Time Charters


Maintenance Clause

Maintenance Clause

“36. 1. That the Owners shall provide and pay for all provisions, wages and consular shipping and discharging fees of the Crew; shall pay for the
37. insurance of the vessel, also for all the cabin, deck, engine-room and other necessary stores, including boiler water and maintain her class and keep
38. the vessel in a thoroughly efficient state in hull, machinery and equipment for and during the service.”
11.1 Clause 1 of the New York Produce form sets out the owners’ principal obligations with respect to the running and upkeep of the ship during the charter period. Clause 6 of the NYPE 1993 form contains the same obligations, though it also adds an express obligation on the owners to maintain “a full complement of officers and crew”: see Clause 6, Lines 78 to 82. Clause 3 of the Baltime form contains substantially the same obligations. Where, as is common, the charter incorporates the Hague or Hague-Visby Rules, those rules will also impose on the owners a duty to exercise due diligence to make the ship seaworthy before and at the beginning of each voyage performed under the charter: see and , below.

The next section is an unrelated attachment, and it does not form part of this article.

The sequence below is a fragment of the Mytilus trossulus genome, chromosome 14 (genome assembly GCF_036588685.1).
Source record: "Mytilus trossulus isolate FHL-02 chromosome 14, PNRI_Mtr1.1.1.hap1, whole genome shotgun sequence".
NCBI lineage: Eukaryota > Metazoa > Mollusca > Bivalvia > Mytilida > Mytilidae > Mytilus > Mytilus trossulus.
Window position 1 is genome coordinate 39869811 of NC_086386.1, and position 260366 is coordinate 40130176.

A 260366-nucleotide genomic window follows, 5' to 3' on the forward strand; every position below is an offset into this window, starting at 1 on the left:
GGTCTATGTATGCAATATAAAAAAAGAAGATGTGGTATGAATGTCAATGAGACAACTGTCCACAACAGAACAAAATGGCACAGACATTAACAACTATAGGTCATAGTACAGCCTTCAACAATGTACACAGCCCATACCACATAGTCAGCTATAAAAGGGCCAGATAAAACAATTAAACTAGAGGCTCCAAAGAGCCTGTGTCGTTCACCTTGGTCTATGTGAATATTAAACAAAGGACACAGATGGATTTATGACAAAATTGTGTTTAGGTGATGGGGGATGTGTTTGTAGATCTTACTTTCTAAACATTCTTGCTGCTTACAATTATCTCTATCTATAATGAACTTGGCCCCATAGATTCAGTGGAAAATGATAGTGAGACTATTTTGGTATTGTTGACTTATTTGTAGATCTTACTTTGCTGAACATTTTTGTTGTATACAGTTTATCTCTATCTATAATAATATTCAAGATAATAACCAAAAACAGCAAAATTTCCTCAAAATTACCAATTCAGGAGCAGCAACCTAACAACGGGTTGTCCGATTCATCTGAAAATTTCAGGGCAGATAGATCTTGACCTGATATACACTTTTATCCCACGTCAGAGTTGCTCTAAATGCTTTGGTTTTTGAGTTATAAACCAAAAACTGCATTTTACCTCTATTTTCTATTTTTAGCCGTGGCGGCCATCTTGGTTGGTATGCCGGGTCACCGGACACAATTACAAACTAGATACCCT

Wages and crew costs

11.2 “Wages” in this context means the remuneration to which the crew is lawfully entitled for its services. It was so held in The Manhattan Prince , by Leggatt, J., who rejected an argument by the charterers, on a similar provision in Clause 5 of the Shelltime 3 form, that the owners were in breach of this provision by failing to pay the higher rates which the International Transport Workers Federation (I.T.F.) sought to impose on the owners by boycott.

Insurance of the ship

11.3 The provision in Lines 36 and 37 of the New York Produce form that the owners are to pay for the insurance of the ship is reinforced by Clause 26 which places on the owners the responsibility for insurance “same as when trading for their own account”. These provisions require the owners to insure against war risks as well as against hull and machinery risks. The subject of insurance is discussed generally in et seq., below. 11.4 For comments on the effect of additional clauses providing for reimbursement of certain insurance premiums to the owners by the charterers, see to .